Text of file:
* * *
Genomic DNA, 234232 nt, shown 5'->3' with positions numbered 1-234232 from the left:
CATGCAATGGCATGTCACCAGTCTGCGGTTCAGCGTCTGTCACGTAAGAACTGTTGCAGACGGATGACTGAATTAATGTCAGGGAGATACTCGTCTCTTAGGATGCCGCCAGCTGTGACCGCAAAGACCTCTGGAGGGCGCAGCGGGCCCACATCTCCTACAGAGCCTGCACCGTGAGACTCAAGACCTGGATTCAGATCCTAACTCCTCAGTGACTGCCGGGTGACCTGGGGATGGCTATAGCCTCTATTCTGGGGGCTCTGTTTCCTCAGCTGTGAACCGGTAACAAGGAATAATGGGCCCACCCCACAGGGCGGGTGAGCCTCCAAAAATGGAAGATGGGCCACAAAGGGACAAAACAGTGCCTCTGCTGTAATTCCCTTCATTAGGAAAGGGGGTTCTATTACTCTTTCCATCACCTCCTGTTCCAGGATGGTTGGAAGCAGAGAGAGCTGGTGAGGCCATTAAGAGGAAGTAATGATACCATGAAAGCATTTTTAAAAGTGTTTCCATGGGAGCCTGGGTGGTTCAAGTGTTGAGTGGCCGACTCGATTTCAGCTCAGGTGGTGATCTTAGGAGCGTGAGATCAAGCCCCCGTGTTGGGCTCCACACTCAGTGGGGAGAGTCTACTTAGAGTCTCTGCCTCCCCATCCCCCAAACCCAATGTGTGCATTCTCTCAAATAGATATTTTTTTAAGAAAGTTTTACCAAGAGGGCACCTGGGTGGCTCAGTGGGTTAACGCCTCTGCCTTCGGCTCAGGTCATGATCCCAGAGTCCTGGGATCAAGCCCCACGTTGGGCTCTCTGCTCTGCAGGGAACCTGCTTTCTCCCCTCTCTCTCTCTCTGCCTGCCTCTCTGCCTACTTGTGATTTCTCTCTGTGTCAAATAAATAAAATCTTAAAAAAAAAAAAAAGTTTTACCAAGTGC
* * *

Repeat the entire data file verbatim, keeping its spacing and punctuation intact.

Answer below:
Genomic DNA, 234232 nt, shown 5'->3' with positions numbered 1-234232 from the left:
CATGCAATGGCATGTCACCAGTCTGCGGTTCAGCGTCTGTCACGTAAGAACTGTTGCAGACGGATGACTGAATTAATGTCAGGGAGATACTCGTCTCTTAGGATGCCGCCAGCTGTGACCGCAAAGACCTCTGGAGGGCGCAGCGGGCCCACATCTCCTACAGAGCCTGCACCGTGAGACTCAAGACCTGGATTCAGATCCTAACTCCTCAGTGACTGCCGGGTGACCTGGGGATGGCTATAGCCTCTATTCTGGGGGCTCTGTTTCCTCAGCTGTGAACCGGTAACAAGGAATAATGGGCCCACCCCACAGGGCGGGTGAGCCTCCAAAAATGGAAGATGGGCCACAAAGGGACAAAACAGTGCCTCTGCTGTAATTCCCTTCATTAGGAAAGGGGGTTCTATTACTCTTTCCATCACCTCCTGTTCCAGGATGGTTGGAAGCAGAGAGAGCTGGTGAGGCCATTAAGAGGAAGTAATGATACCATGAAAGCATTTTTAAAAGTGTTTCCATGGGAGCCTGGGTGGTTCAAGTGTTGAGTGGCCGACTCGATTTCAGCTCAGGTGGTGATCTTAGGAGCGTGAGATCAAGCCCCCGTGTTGGGCTCCACACTCAGTGGGGAGAGTCTACTTAGAGTCTCTGCCTCCCCATCCCCCAAACCCAATGTGTGCATTCTCTCAAATAGATATTTTTTTAAGAAAGTTTTACCAAGAGGGCACCTGGGTGGCTCAGTGGGTTAACGCCTCTGCCTTCGGCTCAGGTCATGATCCCAGAGTCCTGGGATCAAGCCCCACGTTGGGCTCTCTGCTCTGCAGGGAACCTGCTTTCTCCCCTCTCTCTCTCTCTGCCTGCCTCTCTGCCTACTTGTGATTTCTCTCTGTGTCAAATAAATAAAATCTTAAAAAAAAAAAAAAGTTTTACCAAGTGC